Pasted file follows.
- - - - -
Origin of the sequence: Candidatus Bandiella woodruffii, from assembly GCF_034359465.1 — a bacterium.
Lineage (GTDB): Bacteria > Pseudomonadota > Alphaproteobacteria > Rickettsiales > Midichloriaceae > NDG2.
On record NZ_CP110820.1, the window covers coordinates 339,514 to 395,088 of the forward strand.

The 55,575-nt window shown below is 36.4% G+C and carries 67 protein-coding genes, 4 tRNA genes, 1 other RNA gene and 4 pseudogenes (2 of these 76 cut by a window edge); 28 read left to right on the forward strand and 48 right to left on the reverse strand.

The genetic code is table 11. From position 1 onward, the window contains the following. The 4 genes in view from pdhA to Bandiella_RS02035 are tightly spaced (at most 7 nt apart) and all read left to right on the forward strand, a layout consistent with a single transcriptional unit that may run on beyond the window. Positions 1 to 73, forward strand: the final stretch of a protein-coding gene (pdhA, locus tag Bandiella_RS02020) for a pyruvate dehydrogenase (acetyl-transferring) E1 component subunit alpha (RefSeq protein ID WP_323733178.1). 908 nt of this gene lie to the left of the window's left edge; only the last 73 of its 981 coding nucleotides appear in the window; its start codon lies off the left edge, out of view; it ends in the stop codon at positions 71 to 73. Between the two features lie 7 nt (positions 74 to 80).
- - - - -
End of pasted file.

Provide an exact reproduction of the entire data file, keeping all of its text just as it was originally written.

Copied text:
Origin of the sequence: Candidatus Bandiella woodruffii, from assembly GCF_034359465.1 — a bacterium.
Lineage (GTDB): Bacteria > Pseudomonadota > Alphaproteobacteria > Rickettsiales > Midichloriaceae > NDG2.
On record NZ_CP110820.1, the window covers coordinates 339,514 to 395,088 of the forward strand.

The 55,575-nt window shown below is 36.4% G+C and carries 67 protein-coding genes, 4 tRNA genes, 1 other RNA gene and 4 pseudogenes (2 of these 76 cut by a window edge); 28 read left to right on the forward strand and 48 right to left on the reverse strand.

The genetic code is table 11. From position 1 onward, the window contains the following. The 4 genes in view from pdhA to Bandiella_RS02035 are tightly spaced (at most 7 nt apart) and all read left to right on the forward strand, a layout consistent with a single transcriptional unit that may run on beyond the window. Positions 1 to 73, forward strand: the final stretch of a protein-coding gene (pdhA, locus tag Bandiella_RS02020) for a pyruvate dehydrogenase (acetyl-transferring) E1 component subunit alpha (RefSeq protein ID WP_323733178.1). 908 nt of this gene lie to the left of the window's left edge; only the last 73 of its 981 coding nucleotides appear in the window; its start codon lies off the left edge, out of view; it ends in the stop codon at positions 71 to 73. Between the two features lie 7 nt (positions 74 to 80).